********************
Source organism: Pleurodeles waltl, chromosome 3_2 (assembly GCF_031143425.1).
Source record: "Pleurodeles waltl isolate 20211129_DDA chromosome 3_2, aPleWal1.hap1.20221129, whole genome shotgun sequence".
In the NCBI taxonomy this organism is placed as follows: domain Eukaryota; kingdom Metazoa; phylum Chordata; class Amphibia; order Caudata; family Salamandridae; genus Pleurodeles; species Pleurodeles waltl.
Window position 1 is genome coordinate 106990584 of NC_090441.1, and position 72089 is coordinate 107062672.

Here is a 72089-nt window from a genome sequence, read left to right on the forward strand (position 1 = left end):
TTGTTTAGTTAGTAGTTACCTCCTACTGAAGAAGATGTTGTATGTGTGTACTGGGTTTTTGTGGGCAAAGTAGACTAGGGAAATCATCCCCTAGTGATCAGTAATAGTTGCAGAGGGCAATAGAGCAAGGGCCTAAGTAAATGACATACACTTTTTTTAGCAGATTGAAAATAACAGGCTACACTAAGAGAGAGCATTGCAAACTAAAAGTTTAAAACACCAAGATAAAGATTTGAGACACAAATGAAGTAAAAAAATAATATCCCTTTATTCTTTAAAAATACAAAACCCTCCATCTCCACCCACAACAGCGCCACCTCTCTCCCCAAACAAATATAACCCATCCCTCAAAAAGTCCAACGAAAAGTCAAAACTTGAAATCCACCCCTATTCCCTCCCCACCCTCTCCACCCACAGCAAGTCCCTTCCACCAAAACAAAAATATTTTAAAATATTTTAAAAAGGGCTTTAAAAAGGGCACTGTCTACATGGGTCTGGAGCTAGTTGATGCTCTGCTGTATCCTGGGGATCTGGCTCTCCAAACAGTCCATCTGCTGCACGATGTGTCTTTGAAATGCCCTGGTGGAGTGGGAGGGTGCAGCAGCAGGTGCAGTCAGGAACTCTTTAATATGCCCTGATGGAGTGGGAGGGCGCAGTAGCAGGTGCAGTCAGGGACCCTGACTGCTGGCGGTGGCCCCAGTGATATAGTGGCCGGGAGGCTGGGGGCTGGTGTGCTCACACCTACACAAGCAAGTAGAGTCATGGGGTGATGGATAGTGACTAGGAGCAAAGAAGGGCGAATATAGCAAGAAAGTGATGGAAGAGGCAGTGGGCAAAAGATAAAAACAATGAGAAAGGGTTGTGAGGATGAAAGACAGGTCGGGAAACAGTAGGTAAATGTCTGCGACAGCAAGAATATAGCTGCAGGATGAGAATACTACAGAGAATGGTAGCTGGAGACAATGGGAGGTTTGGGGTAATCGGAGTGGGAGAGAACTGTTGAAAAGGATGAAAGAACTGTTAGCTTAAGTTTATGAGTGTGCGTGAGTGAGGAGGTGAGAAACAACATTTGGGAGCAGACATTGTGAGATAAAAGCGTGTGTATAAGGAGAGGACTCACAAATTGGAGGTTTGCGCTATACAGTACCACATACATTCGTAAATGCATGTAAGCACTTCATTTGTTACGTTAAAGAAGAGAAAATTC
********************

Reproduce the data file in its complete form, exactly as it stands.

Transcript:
Source organism: Pleurodeles waltl, chromosome 3_2 (assembly GCF_031143425.1).
Source record: "Pleurodeles waltl isolate 20211129_DDA chromosome 3_2, aPleWal1.hap1.20221129, whole genome shotgun sequence".
In the NCBI taxonomy this organism is placed as follows: domain Eukaryota; kingdom Metazoa; phylum Chordata; class Amphibia; order Caudata; family Salamandridae; genus Pleurodeles; species Pleurodeles waltl.
Window position 1 is genome coordinate 106990584 of NC_090441.1, and position 72089 is coordinate 107062672.

Here is a 72089-nt window from a genome sequence, read left to right on the forward strand (position 1 = left end):
TTGTTTAGTTAGTAGTTACCTCCTACTGAAGAAGATGTTGTATGTGTGTACTGGGTTTTTGTGGGCAAAGTAGACTAGGGAAATCATCCCCTAGTGATCAGTAATAGTTGCAGAGGGCAATAGAGCAAGGGCCTAAGTAAATGACATACACTTTTTTTAGCAGATTGAAAATAACAGGCTACACTAAGAGAGAGCATTGCAAACTAAAAGTTTAAAACACCAAGATAAAGATTTGAGACACAAATGAAGTAAAAAAATAATATCCCTTTATTCTTTAAAAATACAAAACCCTCCATCTCCACCCACAACAGCGCCACCTCTCTCCCCAAACAAATATAACCCATCCCTCAAAAAGTCCAACGAAAAGTCAAAACTTGAAATCCACCCCTATTCCCTCCCCACCCTCTCCACCCACAGCAAGTCCCTTCCACCAAAACAAAAATATTTTAAAATATTTTAAAAAGGGCTTTAAAAAGGGCACTGTCTACATGGGTCTGGAGCTAGTTGATGCTCTGCTGTATCCTGGGGATCTGGCTCTCCAAACAGTCCATCTGCTGCACGATGTGTCTTTGAAATGCCCTGGTGGAGTGGGAGGGTGCAGCAGCAGGTGCAGTCAGGAACTCTTTAATATGCCCTGATGGAGTGGGAGGGCGCAGTAGCAGGTGCAGTCAGGGACCCTGACTGCTGGCGGTGGCCCCAGTGATATAGTGGCCGGGAGGCTGGGGGCTGGTGTGCTCACACCTACACAAGCAAGTAGAGTCATGGGGTGATGGATAGTGACTAGGAGCAAAGAAGGGCGAATATAGCAAGAAAGTGATGGAAGAGGCAGTGGGCAAAAGATAAAAACAATGAGAAAGGGTTGTGAGGATGAAAGACAGGTCGGGAAACAGTAGGTAAATGTCTGCGACAGCAAGAATATAGCTGCAGGATGAGAATACTACAGAGAATGGTAGCTGGAGACAATGGGAGGTTTGGGGTAATCGGAGTGGGAGAGAACTGTTGAAAAGGATGAAAGAACTGTTAGCTTAAGTTTATGAGTGTGCGTGAGTGAGGAGGTGAGAAACAACATTTGGGAGCAGACATTGTGAGATAAAAGCGTGTGTATAAGGAGAGGACTCACAAATTGGAGGTTTGCGCTATACAGTACCACATACATTCGTAAATGCATGTAAGCACTTCATTTGTTACGTTAAAGAAGAGAAAATTC